Evaluation of immunocompetence revealed negative HIV antibody and PCR testing, mildly depressed C3 and C4, and normal IgA, IgG, and IgM levels. White blood cell count was normal with lymphopenia, including a CD4 count of 120 cells/mm3 and a CD4/CD8 ratio of 0.4. Further workup to ascertain a cause of the CD4 T cell lymphopenia was performed showing negative respiratory viral panel, acute hepatitis panel, CMV, EBV, HHV 6, and HTLV I/II. Repeat CD4 testing showed values of 520 cells/mm3 and 674 cells/mm3, consistent with returning to normal range. The patient’s plasma was tested through the National Institute of Allergy and Infectious Diseases (NIAID) for antigranulocyte-macrophage colony-stimulating antibodies (anti-GM-CSF antibodies). Specifically, our patient’s plasma at 1 : 100 dilution exhibited GM-CSF binding activity measured as fluorescence intensity in an assay developed at NIH (patient’s fluorescent intensity: 12,428; normal range: less than 718). In a separate assay, healthy donor peripheral blood monocytes were cultured with the patient’s plasma. Following stimulation with 10 ng/ml GM-CSF, monocytes were stained intracellularly for phosphorylated signal transducer and activation of transcription 5 (pSTAT5). Data were acquired by flow cytometry. The patient’s plasma prevented GM-CSF-induced STAT5 phosphorylation, when compared to normal plasma. Detailed protocol has been published by Rosen et al. [9].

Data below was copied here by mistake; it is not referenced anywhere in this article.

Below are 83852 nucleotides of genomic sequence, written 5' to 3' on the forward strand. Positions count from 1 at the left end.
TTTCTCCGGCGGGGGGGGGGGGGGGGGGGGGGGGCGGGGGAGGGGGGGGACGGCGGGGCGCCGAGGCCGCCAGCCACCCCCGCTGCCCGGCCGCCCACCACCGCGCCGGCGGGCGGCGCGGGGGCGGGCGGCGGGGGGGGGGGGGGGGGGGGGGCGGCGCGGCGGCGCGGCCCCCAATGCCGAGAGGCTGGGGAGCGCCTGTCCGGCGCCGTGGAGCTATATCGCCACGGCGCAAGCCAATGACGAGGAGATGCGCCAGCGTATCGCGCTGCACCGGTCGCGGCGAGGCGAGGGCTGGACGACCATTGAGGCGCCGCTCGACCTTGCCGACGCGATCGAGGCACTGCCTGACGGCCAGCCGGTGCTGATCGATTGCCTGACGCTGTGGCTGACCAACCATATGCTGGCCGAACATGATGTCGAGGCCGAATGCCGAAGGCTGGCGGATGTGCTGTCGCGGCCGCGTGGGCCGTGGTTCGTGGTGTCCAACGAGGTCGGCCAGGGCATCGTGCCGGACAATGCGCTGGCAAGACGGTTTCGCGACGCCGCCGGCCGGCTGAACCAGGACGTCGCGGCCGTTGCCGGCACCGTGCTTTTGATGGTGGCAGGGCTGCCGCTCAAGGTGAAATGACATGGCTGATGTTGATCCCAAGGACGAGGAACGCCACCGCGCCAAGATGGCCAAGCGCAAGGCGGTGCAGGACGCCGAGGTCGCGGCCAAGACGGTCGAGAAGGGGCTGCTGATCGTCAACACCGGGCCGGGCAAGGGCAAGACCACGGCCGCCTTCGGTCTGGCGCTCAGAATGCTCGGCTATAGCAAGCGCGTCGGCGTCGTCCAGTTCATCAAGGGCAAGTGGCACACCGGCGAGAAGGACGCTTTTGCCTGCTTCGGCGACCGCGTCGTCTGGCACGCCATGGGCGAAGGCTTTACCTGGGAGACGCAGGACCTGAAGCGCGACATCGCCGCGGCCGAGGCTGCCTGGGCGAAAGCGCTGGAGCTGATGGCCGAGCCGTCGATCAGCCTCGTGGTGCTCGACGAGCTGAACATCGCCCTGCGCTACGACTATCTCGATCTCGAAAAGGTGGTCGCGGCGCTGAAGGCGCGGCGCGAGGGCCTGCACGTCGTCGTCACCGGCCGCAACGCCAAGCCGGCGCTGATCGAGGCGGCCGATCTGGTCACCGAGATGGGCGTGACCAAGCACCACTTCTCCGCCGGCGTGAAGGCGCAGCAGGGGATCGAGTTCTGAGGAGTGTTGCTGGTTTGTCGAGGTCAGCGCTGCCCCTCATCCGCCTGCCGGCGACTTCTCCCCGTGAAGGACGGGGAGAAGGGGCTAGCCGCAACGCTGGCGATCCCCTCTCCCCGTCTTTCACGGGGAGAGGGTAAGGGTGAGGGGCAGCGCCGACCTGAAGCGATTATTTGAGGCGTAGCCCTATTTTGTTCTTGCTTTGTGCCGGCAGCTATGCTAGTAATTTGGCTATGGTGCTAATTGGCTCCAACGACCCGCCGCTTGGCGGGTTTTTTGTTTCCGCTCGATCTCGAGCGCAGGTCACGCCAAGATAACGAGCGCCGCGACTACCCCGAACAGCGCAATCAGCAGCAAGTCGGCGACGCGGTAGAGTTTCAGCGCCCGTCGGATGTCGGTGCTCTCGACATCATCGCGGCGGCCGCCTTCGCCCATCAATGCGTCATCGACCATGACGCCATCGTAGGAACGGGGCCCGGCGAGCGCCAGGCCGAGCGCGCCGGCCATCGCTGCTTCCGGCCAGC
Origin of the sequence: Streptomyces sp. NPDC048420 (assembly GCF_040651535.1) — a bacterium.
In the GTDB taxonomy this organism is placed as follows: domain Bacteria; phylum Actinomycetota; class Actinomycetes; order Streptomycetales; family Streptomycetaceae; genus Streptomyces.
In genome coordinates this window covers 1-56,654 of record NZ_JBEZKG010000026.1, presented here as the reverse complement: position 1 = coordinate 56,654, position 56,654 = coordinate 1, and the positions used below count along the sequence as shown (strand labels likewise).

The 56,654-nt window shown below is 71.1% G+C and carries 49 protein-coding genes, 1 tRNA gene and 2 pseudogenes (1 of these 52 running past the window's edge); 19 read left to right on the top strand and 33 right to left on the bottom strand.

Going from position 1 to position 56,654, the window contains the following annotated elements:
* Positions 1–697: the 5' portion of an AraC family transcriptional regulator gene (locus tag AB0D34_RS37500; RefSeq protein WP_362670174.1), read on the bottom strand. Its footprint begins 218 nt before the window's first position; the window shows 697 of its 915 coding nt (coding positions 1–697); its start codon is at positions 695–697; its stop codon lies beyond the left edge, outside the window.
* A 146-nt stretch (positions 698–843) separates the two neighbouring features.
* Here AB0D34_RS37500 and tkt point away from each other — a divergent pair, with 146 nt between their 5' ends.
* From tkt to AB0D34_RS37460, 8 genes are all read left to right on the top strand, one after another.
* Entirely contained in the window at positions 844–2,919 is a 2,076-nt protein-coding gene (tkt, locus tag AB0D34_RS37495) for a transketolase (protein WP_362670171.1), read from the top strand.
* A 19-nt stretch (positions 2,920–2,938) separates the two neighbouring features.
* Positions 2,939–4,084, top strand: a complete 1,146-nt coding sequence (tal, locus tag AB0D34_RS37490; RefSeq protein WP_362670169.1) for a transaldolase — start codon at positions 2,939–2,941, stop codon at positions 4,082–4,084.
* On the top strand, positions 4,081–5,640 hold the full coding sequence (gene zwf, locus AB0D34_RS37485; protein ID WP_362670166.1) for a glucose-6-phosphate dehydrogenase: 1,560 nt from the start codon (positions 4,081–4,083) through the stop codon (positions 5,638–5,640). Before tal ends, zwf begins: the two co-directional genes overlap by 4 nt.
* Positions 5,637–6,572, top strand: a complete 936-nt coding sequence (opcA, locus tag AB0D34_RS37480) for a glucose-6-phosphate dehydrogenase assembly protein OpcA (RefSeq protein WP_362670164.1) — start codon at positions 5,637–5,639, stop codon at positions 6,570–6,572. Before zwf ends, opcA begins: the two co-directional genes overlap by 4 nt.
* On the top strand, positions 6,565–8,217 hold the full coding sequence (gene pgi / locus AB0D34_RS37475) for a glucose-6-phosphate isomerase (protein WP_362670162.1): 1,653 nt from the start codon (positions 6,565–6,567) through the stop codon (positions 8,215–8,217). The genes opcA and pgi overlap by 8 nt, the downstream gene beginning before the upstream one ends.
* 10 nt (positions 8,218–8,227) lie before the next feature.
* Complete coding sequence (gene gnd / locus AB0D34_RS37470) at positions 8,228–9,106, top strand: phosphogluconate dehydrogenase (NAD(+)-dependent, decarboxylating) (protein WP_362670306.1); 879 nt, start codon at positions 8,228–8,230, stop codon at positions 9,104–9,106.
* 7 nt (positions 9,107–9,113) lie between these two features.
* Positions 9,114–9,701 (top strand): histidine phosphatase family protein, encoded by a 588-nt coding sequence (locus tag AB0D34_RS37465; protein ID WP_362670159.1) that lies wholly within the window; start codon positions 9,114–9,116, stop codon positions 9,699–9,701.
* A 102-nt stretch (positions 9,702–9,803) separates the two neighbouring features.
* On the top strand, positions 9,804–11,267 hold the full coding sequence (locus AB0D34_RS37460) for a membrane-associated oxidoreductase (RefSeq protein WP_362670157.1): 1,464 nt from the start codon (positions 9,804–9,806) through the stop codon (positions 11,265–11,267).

The patient was treated with liposomal amphotericin B with the addition of flucytosine for 4 weeks of induction therapy. Fluconazole was initiated at discharge as a consolidation and maintenance therapy with plan to continue for at least one year. The patient was ultimately transferred to a hospital closer to his home for rehabilitation and completion of IV antifungal medications and was lost to follow-up after giving permission to document his case.

3. Discussion

Cryptococcus gattii accounts for under 5% of Cryptococcus infections, although true incidence might be higher since some medical centers do not differentiate between C. neoformance vs. C. gattii. C. gattii has historically been associated with endemicity in tropical and subtropical regions in Southeast Asia, Australia, Brazil, and central Africa, with recent outbreaks in the Pacific Northwest of the United States and British Columbia of Canada [1, 35]. Of importance to the case presented, at least 2 previous cases of C. gattii infection in apparently immunocompetent patients in Florida have been reported in 2011 and 2015 [4, 6]. In these cases, travel to the Pacific Northwest had been ruled out implying a locally acquired infection, similar to our case which also occurred in 2015, indicating potential endemicity in the Southeastern United States.